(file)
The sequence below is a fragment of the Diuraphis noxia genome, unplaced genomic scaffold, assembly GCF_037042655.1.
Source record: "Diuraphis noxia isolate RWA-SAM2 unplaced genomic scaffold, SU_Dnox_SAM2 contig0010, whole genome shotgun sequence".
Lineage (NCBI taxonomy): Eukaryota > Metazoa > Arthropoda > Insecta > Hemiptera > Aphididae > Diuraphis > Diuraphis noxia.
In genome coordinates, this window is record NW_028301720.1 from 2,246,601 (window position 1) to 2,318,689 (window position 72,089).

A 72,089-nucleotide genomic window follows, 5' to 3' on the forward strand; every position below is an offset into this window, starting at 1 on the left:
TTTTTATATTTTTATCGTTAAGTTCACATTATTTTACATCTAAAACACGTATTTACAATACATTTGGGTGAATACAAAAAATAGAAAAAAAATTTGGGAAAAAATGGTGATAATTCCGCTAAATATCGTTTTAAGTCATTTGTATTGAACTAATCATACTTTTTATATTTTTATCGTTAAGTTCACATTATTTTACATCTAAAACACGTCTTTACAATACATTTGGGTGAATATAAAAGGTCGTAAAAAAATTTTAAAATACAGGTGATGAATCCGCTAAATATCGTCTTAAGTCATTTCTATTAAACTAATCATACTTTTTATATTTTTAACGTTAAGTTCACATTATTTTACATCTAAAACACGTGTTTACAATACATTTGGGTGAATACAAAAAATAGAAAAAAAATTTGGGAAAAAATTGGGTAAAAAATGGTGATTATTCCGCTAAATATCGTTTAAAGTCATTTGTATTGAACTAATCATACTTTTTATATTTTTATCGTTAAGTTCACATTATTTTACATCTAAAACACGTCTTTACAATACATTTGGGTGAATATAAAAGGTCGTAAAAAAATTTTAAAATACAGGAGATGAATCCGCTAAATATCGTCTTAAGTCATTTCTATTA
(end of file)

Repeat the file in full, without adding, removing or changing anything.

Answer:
The sequence below is a fragment of the Diuraphis noxia genome, unplaced genomic scaffold, assembly GCF_037042655.1.
Source record: "Diuraphis noxia isolate RWA-SAM2 unplaced genomic scaffold, SU_Dnox_SAM2 contig0010, whole genome shotgun sequence".
Lineage (NCBI taxonomy): Eukaryota > Metazoa > Arthropoda > Insecta > Hemiptera > Aphididae > Diuraphis > Diuraphis noxia.
In genome coordinates, this window is record NW_028301720.1 from 2,246,601 (window position 1) to 2,318,689 (window position 72,089).

A 72,089-nucleotide genomic window follows, 5' to 3' on the forward strand; every position below is an offset into this window, starting at 1 on the left:
TTTTTATATTTTTATCGTTAAGTTCACATTATTTTACATCTAAAACACGTATTTACAATACATTTGGGTGAATACAAAAAATAGAAAAAAAATTTGGGAAAAAATGGTGATAATTCCGCTAAATATCGTTTTAAGTCATTTGTATTGAACTAATCATACTTTTTATATTTTTATCGTTAAGTTCACATTATTTTACATCTAAAACACGTCTTTACAATACATTTGGGTGAATATAAAAGGTCGTAAAAAAATTTTAAAATACAGGTGATGAATCCGCTAAATATCGTCTTAAGTCATTTCTATTAAACTAATCATACTTTTTATATTTTTAACGTTAAGTTCACATTATTTTACATCTAAAACACGTGTTTACAATACATTTGGGTGAATACAAAAAATAGAAAAAAAATTTGGGAAAAAATTGGGTAAAAAATGGTGATTATTCCGCTAAATATCGTTTAAAGTCATTTGTATTGAACTAATCATACTTTTTATATTTTTATCGTTAAGTTCACATTATTTTACATCTAAAACACGTCTTTACAATACATTTGGGTGAATATAAAAGGTCGTAAAAAAATTTTAAAATACAGGAGATGAATCCGCTAAATATCGTCTTAAGTCATTTCTATTA